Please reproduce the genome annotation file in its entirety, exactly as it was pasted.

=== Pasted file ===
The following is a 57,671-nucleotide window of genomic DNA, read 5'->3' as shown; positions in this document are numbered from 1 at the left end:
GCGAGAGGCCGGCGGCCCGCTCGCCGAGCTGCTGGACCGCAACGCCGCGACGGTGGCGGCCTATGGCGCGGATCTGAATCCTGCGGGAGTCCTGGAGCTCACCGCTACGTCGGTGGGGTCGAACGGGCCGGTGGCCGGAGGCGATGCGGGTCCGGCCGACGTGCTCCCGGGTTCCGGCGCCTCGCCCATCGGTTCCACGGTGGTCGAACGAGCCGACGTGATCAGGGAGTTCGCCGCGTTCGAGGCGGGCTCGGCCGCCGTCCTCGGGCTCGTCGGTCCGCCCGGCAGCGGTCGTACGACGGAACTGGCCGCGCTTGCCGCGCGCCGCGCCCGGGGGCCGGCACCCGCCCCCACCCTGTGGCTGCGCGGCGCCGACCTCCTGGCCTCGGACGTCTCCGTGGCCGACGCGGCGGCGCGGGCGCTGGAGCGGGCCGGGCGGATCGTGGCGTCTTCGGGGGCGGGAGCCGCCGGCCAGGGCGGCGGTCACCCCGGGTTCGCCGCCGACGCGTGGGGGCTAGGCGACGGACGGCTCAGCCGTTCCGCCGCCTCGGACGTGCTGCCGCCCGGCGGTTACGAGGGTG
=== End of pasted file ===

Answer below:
The following is a 57,671-nucleotide window of genomic DNA, read 5'->3' as shown; positions in this document are numbered from 1 at the left end:
GCGAGAGGCCGGCGGCCCGCTCGCCGAGCTGCTGGACCGCAACGCCGCGACGGTGGCGGCCTATGGCGCGGATCTGAATCCTGCGGGAGTCCTGGAGCTCACCGCTACGTCGGTGGGGTCGAACGGGCCGGTGGCCGGAGGCGATGCGGGTCCGGCCGACGTGCTCCCGGGTTCCGGCGCCTCGCCCATCGGTTCCACGGTGGTCGAACGAGCCGACGTGATCAGGGAGTTCGCCGCGTTCGAGGCGGGCTCGGCCGCCGTCCTCGGGCTCGTCGGTCCGCCCGGCAGCGGTCGTACGACGGAACTGGCCGCGCTTGCCGCGCGCCGCGCCCGGGGGCCGGCACCCGCCCCCACCCTGTGGCTGCGCGGCGCCGACCTCCTGGCCTCGGACGTCTCCGTGGCCGACGCGGCGGCGCGGGCGCTGGAGCGGGCCGGGCGGATCGTGGCGTCTTCGGGGGCGGGAGCCGCCGGCCAGGGCGGCGGTCACCCCGGGTTCGCCGCCGACGCGTGGGGGCTAGGCGACGGACGGCTCAGCCGTTCCGCCGCCTCGGACGTGCTGCCGCCCGGCGGTTACGAGGGTG